Sure, ‘forever’ is a bit misleading. We are talking about cut flowers after all, whose brief lives are part of their irresistible charm. Like their namesake, however, Heliconias can claim beauty and vase life that few other blooms can match.
In Greek legend, Mount Helicon was the home of the Muses, nine divinities that embodied the Greek love for Art and Science and who were said to remain forever lovely and youthful. One could say they lent these qualities to the Heliconia, which is harvested at the peak of its beauty and enjoys a vase life upwards of three weeks. That’s practically FOREVER!
Heliconia, also known as Lobster Claw, Toucan Beak, Wild Plantain and False Bird-of-Paradise (for obvious reasons) is native not to any Hellenic mountains, but to the tropical climes of Central and South America. Over the generations it has been successfully transplanted to parts of Africa, Asia and the Pacific. Spanning nearly 200 species, Heliconias come in shades of red, yellow, orange, and green. Their pollinators are almost exclusively hummingbirds, who have evolved with a variety of bill shapes to accommodate the various Heliconia species.
Aside from Heliconia’s vibrant, exotic tropical beauty, another of its calling cards is its long vase life. A large, well developed (and well-cared for) stem can last up to 21 days. It is a beauty that can be enjoyed from the first moments, as it is harvested at the peak of its development.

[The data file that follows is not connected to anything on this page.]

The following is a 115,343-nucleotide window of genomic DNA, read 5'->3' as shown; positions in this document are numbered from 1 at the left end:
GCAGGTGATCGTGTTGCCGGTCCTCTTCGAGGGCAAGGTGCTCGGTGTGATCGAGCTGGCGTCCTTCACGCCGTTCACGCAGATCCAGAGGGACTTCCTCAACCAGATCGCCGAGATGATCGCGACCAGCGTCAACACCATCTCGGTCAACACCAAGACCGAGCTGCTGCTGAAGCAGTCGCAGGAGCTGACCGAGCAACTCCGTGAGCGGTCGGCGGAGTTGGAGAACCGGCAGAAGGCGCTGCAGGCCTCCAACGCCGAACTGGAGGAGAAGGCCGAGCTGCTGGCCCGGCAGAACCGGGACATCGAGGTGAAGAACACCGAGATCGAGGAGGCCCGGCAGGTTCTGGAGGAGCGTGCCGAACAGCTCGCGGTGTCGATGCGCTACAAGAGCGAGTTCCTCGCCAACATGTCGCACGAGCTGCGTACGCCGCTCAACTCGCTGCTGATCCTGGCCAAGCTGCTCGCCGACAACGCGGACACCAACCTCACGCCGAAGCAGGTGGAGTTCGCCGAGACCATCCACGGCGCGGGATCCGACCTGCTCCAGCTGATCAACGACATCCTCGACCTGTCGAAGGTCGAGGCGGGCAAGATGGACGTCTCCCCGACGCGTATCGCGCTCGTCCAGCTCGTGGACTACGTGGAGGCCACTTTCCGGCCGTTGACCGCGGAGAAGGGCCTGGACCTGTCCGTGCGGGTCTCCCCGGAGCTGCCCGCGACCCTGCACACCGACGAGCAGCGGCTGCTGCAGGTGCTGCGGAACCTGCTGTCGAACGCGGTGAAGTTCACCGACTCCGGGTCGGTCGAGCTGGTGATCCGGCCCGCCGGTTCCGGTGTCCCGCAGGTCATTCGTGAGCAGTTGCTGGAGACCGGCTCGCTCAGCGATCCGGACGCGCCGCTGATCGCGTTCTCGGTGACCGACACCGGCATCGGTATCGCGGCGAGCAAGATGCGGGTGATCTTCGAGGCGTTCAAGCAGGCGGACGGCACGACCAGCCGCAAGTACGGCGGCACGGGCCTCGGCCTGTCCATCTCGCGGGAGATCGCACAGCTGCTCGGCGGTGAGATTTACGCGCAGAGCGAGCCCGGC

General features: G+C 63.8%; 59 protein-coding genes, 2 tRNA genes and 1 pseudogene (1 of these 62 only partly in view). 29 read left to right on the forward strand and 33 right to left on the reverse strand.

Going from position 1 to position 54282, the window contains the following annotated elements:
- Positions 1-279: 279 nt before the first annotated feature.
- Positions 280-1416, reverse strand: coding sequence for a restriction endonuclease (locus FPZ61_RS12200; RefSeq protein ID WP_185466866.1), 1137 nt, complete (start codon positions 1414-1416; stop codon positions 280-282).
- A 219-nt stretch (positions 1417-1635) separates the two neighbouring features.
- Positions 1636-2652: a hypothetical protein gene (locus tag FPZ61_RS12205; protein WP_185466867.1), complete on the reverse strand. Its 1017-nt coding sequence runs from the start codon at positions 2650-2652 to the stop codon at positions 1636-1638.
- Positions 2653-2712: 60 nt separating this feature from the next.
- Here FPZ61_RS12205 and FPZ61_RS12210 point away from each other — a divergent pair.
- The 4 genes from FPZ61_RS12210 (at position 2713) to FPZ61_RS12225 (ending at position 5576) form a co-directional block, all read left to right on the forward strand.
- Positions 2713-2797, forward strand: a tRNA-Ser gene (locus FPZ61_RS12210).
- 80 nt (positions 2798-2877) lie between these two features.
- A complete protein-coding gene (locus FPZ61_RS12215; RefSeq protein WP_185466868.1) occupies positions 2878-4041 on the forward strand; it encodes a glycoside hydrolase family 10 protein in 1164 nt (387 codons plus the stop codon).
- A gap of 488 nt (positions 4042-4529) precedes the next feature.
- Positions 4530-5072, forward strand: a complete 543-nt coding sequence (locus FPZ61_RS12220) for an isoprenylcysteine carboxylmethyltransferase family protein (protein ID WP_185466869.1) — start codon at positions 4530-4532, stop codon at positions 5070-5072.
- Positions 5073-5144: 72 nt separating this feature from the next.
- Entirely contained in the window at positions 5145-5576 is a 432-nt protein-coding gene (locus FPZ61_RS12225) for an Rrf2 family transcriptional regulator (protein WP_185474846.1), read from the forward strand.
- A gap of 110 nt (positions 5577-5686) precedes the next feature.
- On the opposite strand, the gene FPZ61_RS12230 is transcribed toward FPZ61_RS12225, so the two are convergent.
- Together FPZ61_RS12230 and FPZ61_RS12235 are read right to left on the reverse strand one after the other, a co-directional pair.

Of course, that vase life will also depend on proper care. So FLORALIFE® presents some handy Heliconia care and handling tips for wholesalers, retailers and flower enthusiasts!
- Know the flower’s origination and cultivar.
- Determine if blooms have been stored wet or dry.
- Avoid stems with leaf yellowing.
- Choose stems with large, fully-formed bracts. They will NOT develop or open further postharvest.
- Start processing with a clean bucket, sanitized with D.C.D.® cleaner.
- Fill buckets with cool water mixed with flower food solution according to manufacturer’s recommendation. Do not put flowers in metal/galvanized buckets. Use clean, high quality water that has not been treated with a water softener as the salt levels can be damaging to flowers.
- Remove foliage below solution level.
- Cut approximately 1” off stems. Use clean, sanitized clippers or knife.
- Place flowers in prepared container.
- Allow minimum 2 hours to hydrate placing buckets in an area with good airflow.
- Always remember FIFO (first in/first out) when rotating Heliconias or any other flowers.
- Place Heliconias in a 55-60˚ F cooler with 75-85% humidity. Heliconias are cold sensitive and will develop black spots on the flowers (bracts) at temperatures below 50˚F.
- Split leaves (damage during shipping).
- Brown, shriveled bract tips (dryness during shipping).
- Lesions on leaves (wind damage)
- Darkened or slimy stems (waterlogging).
- Discolored bracts (pesticide drift)
- Black spots on bracts (cold damage).
When Heliconias die early, it is most often a function of poor water uptake. Pay special attention to the health of the stems, cutting as necessary and replacing flower food solution.
To learn more about best practices from the experts in flower care, visit www.floralife.com